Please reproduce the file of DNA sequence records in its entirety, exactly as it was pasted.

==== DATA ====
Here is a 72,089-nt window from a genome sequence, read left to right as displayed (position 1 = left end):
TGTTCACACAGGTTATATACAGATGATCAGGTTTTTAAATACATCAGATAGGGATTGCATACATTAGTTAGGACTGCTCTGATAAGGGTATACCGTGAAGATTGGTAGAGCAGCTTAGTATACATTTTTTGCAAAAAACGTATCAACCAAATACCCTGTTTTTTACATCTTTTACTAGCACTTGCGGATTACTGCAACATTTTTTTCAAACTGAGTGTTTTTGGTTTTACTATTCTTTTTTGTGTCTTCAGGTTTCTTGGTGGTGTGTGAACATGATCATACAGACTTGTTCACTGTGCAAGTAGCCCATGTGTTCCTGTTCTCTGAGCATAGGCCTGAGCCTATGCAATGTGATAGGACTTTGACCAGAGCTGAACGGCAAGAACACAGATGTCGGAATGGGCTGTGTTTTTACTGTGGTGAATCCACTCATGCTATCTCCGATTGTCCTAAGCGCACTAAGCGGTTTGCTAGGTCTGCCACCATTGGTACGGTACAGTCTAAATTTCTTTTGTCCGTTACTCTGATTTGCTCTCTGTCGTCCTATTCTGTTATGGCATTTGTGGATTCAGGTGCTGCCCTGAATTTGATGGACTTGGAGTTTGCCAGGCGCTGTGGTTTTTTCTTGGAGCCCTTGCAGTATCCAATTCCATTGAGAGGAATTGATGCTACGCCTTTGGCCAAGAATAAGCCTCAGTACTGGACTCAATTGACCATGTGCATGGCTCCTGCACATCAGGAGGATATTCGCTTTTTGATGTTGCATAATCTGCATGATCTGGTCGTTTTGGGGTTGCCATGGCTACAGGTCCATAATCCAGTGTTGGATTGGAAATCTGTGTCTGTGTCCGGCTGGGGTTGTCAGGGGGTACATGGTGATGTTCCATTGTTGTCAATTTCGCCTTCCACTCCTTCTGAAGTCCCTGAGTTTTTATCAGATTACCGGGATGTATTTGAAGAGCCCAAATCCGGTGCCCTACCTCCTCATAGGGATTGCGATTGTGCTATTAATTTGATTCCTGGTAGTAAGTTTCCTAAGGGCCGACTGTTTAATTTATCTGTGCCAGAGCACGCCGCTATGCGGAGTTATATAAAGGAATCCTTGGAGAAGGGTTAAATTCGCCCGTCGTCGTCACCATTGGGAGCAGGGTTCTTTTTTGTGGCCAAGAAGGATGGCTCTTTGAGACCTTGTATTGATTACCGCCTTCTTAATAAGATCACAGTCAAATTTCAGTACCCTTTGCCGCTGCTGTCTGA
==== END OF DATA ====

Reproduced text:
Here is a 72,089-nt window from a genome sequence, read left to right as displayed (position 1 = left end):
TGTTCACACAGGTTATATACAGATGATCAGGTTTTTAAATACATCAGATAGGGATTGCATACATTAGTTAGGACTGCTCTGATAAGGGTATACCGTGAAGATTGGTAGAGCAGCTTAGTATACATTTTTTGCAAAAAACGTATCAACCAAATACCCTGTTTTTTACATCTTTTACTAGCACTTGCGGATTACTGCAACATTTTTTTCAAACTGAGTGTTTTTGGTTTTACTATTCTTTTTTGTGTCTTCAGGTTTCTTGGTGGTGTGTGAACATGATCATACAGACTTGTTCACTGTGCAAGTAGCCCATGTGTTCCTGTTCTCTGAGCATAGGCCTGAGCCTATGCAATGTGATAGGACTTTGACCAGAGCTGAACGGCAAGAACACAGATGTCGGAATGGGCTGTGTTTTTACTGTGGTGAATCCACTCATGCTATCTCCGATTGTCCTAAGCGCACTAAGCGGTTTGCTAGGTCTGCCACCATTGGTACGGTACAGTCTAAATTTCTTTTGTCCGTTACTCTGATTTGCTCTCTGTCGTCCTATTCTGTTATGGCATTTGTGGATTCAGGTGCTGCCCTGAATTTGATGGACTTGGAGTTTGCCAGGCGCTGTGGTTTTTTCTTGGAGCCCTTGCAGTATCCAATTCCATTGAGAGGAATTGATGCTACGCCTTTGGCCAAGAATAAGCCTCAGTACTGGACTCAATTGACCATGTGCATGGCTCCTGCACATCAGGAGGATATTCGCTTTTTGATGTTGCATAATCTGCATGATCTGGTCGTTTTGGGGTTGCCATGGCTACAGGTCCATAATCCAGTGTTGGATTGGAAATCTGTGTCTGTGTCCGGCTGGGGTTGTCAGGGGGTACATGGTGATGTTCCATTGTTGTCAATTTCGCCTTCCACTCCTTCTGAAGTCCCTGAGTTTTTATCAGATTACCGGGATGTATTTGAAGAGCCCAAATCCGGTGCCCTACCTCCTCATAGGGATTGCGATTGTGCTATTAATTTGATTCCTGGTAGTAAGTTTCCTAAGGGCCGACTGTTTAATTTATCTGTGCCAGAGCACGCCGCTATGCGGAGTTATATAAAGGAATCCTTGGAGAAGGGTTAAATTCGCCCGTCGTCGTCACCATTGGGAGCAGGGTTCTTTTTTGTGGCCAAGAAGGATGGCTCTTTGAGACCTTGTATTGATTACCGCCTTCTTAATAAGATCACAGTCAAATTTCAGTACCCTTTGCCGCTGCTGTCTGA